There is strong research evidence indicating that psychological control often dampens children’s emotional adjustment, especially when children progress into adolescence.
Jasmine: Next, I would like to ask you if you have any advice for students who might want to join the psychology field as well but do not know how to follow their desired path: Were there any roadblocks in obtaining your assistant professor position? How were you able to conduct your study as well as assemble a group of three other researchers to help you (in regards to your study that I mentioned above)? What is the most rewarding aspect of your job or in carrying out this research? What do you anticipate discovering in your ongoing study, “Where Is The Pygmalion?”
Professor Cheung: I would suggest to students to remain curious about their surrounding(s) and be tenacious. It is a fascinating process to try and understand human behaviors, but not all attempts are useful and/or successful. Many students who choose to go into psychology want to “help others” and “make the world a better place”; although progress may seem slow at times, persistence is key. With regard to my cross-cultural studies, they wouldn’t be possible without my highly patient and creative collaborators, as well as students in my research laboratory. It is often challenging to conduct research in multiple sites, especially in sites where cultural practices and languages differ. We often had to overcome challenges about translating research materials (e.g., surveys, experimental instructions) and had to go through the painful process of ensuring that all aspects are equivalent to allow for fair and meaningful comparative work. All is worthwhile, however, when we become a bit more knowledgeable about the questions we set out to understand.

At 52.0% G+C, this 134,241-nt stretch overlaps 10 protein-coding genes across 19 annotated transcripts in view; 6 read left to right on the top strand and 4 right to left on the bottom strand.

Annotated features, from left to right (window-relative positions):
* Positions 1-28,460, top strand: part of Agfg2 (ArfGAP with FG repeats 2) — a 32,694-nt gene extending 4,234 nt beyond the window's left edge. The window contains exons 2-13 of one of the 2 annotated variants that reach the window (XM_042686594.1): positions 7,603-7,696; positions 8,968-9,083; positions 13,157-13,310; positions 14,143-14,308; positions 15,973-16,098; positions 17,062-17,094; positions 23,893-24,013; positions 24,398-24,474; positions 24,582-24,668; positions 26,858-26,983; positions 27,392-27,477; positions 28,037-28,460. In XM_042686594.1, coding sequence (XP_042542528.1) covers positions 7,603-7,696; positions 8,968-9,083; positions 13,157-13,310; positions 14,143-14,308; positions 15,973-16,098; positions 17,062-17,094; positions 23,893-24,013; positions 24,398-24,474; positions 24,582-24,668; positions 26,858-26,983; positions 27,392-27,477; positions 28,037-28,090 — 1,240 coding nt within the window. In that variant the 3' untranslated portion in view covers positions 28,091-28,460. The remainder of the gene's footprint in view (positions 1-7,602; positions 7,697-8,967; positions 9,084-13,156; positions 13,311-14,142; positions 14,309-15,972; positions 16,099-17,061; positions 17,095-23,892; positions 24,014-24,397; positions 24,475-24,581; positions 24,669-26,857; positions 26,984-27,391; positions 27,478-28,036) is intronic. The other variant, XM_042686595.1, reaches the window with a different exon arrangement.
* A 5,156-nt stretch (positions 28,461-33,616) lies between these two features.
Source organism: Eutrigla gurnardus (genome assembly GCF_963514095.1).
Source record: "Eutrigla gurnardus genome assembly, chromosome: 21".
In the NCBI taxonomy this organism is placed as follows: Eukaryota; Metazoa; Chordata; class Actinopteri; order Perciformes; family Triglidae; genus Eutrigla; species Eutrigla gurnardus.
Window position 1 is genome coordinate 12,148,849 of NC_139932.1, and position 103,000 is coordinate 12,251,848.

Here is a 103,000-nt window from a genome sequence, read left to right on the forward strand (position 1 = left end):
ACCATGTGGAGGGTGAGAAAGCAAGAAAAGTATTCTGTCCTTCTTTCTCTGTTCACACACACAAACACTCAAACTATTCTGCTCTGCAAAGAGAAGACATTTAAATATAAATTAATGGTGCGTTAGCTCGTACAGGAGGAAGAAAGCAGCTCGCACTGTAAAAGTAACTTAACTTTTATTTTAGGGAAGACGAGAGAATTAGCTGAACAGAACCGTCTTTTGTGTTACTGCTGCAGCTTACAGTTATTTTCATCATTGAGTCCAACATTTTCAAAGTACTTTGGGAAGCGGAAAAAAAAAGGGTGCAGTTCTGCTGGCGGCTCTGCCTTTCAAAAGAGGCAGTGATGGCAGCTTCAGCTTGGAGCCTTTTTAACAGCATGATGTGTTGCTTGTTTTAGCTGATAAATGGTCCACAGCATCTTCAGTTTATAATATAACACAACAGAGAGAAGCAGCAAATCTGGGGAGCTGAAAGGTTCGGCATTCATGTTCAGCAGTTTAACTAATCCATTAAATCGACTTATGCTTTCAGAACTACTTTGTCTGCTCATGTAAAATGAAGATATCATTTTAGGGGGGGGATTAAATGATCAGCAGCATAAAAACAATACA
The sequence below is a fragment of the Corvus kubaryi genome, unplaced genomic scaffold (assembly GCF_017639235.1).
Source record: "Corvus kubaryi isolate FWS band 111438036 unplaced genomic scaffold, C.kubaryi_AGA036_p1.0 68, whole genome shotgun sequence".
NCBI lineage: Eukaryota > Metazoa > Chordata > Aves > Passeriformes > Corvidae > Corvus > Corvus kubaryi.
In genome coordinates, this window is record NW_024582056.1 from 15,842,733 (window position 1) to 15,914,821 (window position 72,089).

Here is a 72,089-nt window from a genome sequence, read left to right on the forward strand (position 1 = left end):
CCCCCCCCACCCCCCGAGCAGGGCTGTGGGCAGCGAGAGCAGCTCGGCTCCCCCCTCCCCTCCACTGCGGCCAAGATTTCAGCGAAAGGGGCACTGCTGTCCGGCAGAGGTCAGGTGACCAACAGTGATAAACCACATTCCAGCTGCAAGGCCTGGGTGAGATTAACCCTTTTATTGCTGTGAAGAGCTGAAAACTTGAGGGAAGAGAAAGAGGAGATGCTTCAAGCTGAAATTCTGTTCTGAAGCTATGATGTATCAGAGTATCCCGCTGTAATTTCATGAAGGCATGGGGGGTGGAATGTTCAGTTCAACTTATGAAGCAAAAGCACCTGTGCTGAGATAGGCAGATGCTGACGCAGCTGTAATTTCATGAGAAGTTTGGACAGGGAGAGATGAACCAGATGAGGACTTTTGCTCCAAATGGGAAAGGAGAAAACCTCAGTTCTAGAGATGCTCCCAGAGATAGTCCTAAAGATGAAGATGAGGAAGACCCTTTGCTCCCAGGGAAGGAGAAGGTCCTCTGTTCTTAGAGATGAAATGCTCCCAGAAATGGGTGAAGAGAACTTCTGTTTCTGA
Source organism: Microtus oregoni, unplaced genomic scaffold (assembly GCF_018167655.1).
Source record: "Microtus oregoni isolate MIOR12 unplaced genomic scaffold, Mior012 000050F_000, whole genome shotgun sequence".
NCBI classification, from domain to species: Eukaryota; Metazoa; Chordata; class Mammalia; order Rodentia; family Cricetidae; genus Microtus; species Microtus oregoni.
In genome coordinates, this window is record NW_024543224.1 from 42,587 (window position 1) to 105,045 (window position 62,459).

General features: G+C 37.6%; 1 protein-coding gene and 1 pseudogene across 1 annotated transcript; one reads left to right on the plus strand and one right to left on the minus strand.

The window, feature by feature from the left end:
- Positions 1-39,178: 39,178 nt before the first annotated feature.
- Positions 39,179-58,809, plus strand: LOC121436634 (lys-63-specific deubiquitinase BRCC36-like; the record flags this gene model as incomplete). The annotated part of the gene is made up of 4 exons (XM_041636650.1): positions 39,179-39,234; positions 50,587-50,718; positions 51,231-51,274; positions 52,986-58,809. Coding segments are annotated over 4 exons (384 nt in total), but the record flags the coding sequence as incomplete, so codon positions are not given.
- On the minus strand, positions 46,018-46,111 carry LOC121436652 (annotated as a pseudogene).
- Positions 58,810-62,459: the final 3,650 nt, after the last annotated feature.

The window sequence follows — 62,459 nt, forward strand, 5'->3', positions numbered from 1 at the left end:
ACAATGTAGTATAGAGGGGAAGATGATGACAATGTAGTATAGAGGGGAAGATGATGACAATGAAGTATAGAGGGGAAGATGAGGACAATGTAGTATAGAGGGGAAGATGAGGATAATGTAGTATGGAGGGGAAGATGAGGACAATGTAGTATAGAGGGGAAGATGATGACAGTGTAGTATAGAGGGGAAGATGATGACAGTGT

Jasmine: Lastly, I think it would be beneficial to include direct advice to students who may be dealing with some issues that you have found information about: How can a student who has been or is currently enduring controlling parenting alleviate some of the pressure from their parents? That is, do you know of any methods in dealing with this kind of stress, or is it even possible that such an ingrained experience can be diminished or depleted? What are the long-term implications of this type of child-rearing and is there a way someone can at least find support for themselves?
Professor Cheung: This is an interesting question and one that definitely requires more research attention. Children’s perceptions about their parents can play a key role here. It may be beneficial to understand why their parents are using the controlling practices. In Amy Chua’s book the “Battle Hymn of the Tiger Mother,” she reasoned that her practices to control her children’s whereabouts were “meant for good.” For example, she described that mandating her children to practice musical instruments for long hours was a means to ensure that they can become excellent and develop a sense of accomplishment. Of course, extreme forms of control (e.g., shaming) can be detrimental. There is strong research evidence indicating that psychological control often dampens children’s emotional adjustment, especially when children progress into adolescence. It may be beneficial for children to try and walk in their parents’ shoes, which may help them relieve some of the stress and may even allow them to appreciate their parents’ actions. However, extreme forms of psychological control are deleterious in the long run — regardless of how children try to change their perceptions; the presence of other social support (e.g., teachers, counsellors, mentors, and friends) may be crucial.